FWIW, I (an Orthodox Jew) wouldn't be offended that a non-Jew had or lit a menorah, but I wouldn't really understand why they'd want one.

In the OP, Ghengis Bob asked about the significance of the menorah. A brief summary - back in the day, circa 200-150 BCE (I'm approximating,) Israel was a territory of the Ptolomeic monarchy, Greeks and Hellenized Egyptians. They and their Hellenized Jewish allies tried to suppress Jewish religious practices, forbidding Sabbath observance, circumcision, and Torah study, among other things, and mandating idolotry; they also completely trashed the Temple in Jerusalem, although they didn't destroy it. A group of Jews known as the Maccabees rebelled, and eventually gained control of most of Israel, including Jerusalem and the Temple. They cleaned out and renovated the Temple (and reestablished the Jewish monarchy), and wanted to start the normal daily service immediately. However, they needed certified ultra-pure olive oil to use to light the Menorah, which requires eight days to manufacture. They could only find one small container that was still sealed, enough for one day's lighting, but decided to light for just that one day, and then wait to light again until new ultra-pure olive oil was available. Miraculously, however, the Menorah stayed lit for eight days continuously on that one day's worth of oil, until the new supply was available. In commemoration of this miracle in particular, and of the general miracle of the successful rebellion, the rabbis established the holiday of Chanukah and mandated that the Jews publicly light candles every year on the same dates as the rededication of the Temple.

Part of the commandment is the public aspect of it - we have to light the menorah when and where people passing by in the street can see it, so the miracle is publicized. So to me, you've done your part by seeing menorahs, and asking about them here ;j Plus, it let me spend the time while my menorah was burning writing this up, which feels pretty appropriate - thanks!

As Captain Amazing said, the blessings themselves show how we view menorah lighting. (BTW, 633squadron, please don't be insulted, but I wouldn't term the first blessing you cite as the 'traditional' one; the traditional language also refers to 'the King of Everything' rather than the Shechinah.) It's done as the fulfillment of a commandment given to Jews, in commemoration of an event that happened to our ancestors.

This thread has one of the highest ;) per post ratios that I've ever seen here.

GilaB
12-09-2004, 05:50 PM
Sheesh, I previewed that literally five times, yet couldn't manage to get the smiley in my aside right - this thread has the highest ;j /post ratio, it's not exactly the most sarcastic thread I've ever seen.

Captain Amazing
12-09-2004, 05:56 PM
In the OP, Ghengis Bob asked about the significance of the menorah. A brief summary - back in the day, circa 200-150 BCE (I'm approximating,) Israel was a territory of the Ptolomeic monarchy, Greeks and Hellenized Egyptians.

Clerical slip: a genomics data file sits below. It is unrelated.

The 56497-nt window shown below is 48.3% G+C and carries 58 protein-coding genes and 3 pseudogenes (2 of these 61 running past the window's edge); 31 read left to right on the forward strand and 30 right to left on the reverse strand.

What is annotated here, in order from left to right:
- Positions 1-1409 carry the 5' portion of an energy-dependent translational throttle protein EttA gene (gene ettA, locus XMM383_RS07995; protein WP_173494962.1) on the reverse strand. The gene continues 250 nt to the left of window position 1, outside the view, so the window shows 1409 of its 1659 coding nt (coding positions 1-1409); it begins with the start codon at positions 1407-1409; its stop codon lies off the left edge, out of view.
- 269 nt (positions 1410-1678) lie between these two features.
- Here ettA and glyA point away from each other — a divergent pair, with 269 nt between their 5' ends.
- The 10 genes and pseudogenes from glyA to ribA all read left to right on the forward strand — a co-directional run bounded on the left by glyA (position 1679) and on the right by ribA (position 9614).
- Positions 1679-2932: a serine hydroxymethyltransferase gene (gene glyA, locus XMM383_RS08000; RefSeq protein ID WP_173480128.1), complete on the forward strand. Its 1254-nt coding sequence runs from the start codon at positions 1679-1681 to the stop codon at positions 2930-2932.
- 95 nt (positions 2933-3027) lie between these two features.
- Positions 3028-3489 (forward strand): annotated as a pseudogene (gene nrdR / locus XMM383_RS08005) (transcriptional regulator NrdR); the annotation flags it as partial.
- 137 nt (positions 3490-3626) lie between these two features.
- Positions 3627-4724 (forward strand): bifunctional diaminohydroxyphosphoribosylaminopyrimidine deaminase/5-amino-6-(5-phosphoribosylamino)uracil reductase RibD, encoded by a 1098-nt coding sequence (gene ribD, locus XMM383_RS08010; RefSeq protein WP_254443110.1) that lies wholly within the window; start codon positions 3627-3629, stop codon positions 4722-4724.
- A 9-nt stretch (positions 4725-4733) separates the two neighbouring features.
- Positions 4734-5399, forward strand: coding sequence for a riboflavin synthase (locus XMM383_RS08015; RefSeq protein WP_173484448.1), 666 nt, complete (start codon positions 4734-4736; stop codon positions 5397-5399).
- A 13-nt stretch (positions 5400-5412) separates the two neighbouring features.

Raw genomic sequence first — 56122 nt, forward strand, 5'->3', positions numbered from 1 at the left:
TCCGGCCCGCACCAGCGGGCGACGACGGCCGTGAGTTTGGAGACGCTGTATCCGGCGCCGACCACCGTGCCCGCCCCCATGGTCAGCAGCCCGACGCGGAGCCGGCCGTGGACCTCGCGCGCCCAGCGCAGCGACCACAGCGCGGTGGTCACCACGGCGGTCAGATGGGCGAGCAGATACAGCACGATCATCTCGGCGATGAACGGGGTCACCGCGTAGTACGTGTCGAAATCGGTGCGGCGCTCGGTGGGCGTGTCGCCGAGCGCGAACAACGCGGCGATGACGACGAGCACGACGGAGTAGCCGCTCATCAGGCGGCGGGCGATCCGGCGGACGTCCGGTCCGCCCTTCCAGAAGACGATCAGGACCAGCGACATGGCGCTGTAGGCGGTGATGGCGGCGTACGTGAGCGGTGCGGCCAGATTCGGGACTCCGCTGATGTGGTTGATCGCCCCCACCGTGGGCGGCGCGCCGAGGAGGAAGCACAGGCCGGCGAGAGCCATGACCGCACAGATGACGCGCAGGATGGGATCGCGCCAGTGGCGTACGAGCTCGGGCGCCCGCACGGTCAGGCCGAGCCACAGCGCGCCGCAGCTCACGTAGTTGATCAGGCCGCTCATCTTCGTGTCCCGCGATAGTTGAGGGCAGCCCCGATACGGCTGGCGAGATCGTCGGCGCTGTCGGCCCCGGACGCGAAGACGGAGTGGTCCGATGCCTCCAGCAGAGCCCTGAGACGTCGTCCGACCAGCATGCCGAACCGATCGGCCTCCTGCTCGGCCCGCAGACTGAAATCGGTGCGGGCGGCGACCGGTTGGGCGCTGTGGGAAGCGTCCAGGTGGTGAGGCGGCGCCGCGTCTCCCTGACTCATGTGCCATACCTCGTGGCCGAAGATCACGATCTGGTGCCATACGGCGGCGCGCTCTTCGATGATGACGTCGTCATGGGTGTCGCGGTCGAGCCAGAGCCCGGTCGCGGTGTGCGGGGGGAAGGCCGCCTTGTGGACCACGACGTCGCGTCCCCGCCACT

Not to nitpick, especially because Israel was a territory of the Ptolomies, but by the time of the Macabee revolt, it was a territory of the Selucids, another successor state of Alexander. Here's a brief timeline:

166 BCE- Maccabee Revolt starts
164 BCE- Hasmonean forces take the Temple. Hannukah miracle
147 BCE-Israel granted autonomy by the Selucid kingdom
129 BCE-Selucid kingdom collapses, Israel becomes indepedent.

GilaB
12-09-2004, 06:00 PM
Thanks! You get a couple or ten years away from learning this in school, and the details get fuzzy - I knew I should've looked it up rather than just runing with it.

Scuba_Ben
12-09-2004, 06:01 PM
First, I'd like to comment that the candelabra used for Hanukah is, strictly speaking, a Hanukiah, not a Menorah. A menorah has 7 places for candles, a Hanukiah has 9. The menorah was one of the accessories for the inner Temple and is listed so in Tanach (Hebrew so-called Bible). Why it turned into a 9-candle holder is part of the tradition-lore-basis of Hanukah, which I won't elaborate here.Just to add a linguistic note, the word menorah translates most literally as "candlestick" or "candlabra." So a Chanukiyah is a special type of menorah.

Captain Amazing
12-09-2004, 06:06 PM
And, just for fun:

165 BCE: Matthias of Modin, head of the revolt dies
160 BCE: Judah Macabee killed at the battle of Elasa
142 BCE: Johanan Apphus, son of Matthias, brother of Judah, and leader of the revolt, captured and killed at Akko
134 BCE: Simon Thassi, next leader of the revolt, and brother of Judah and Johanan, son of Matthias, assassinated

Then John Hyrcanus took control, ended Syrian control, took over his neighbors, destroyed the Samaritan temple, and became the first king of an newly independent Israel.

vetbridge
12-09-2004, 06:07 PM
FWIW, I (an Orthodox Jew) wouldn't be offended that a non-Jew had or lit a menorah, but I wouldn't really understand why they'd want one.

I am not a Jew and I own a menorah. It is an heirloom that was once owned by my great grandmother who was Jewish. I do not light candles, but I display it along with other beautiful religious pieces as a work of art. If anyone were offended I would probably put it away somewhere. For someone who is totally nonreligious, I have a ton of religious "art".

rocking chair
12-09-2004, 06:21 PM
you mentioned lutheran. there is the advent candle tradition as well as the swedish st. lucia tradition.

perhaps y'all could add those traditions into your household?

Captain Amazing
12-09-2004, 06:32 PM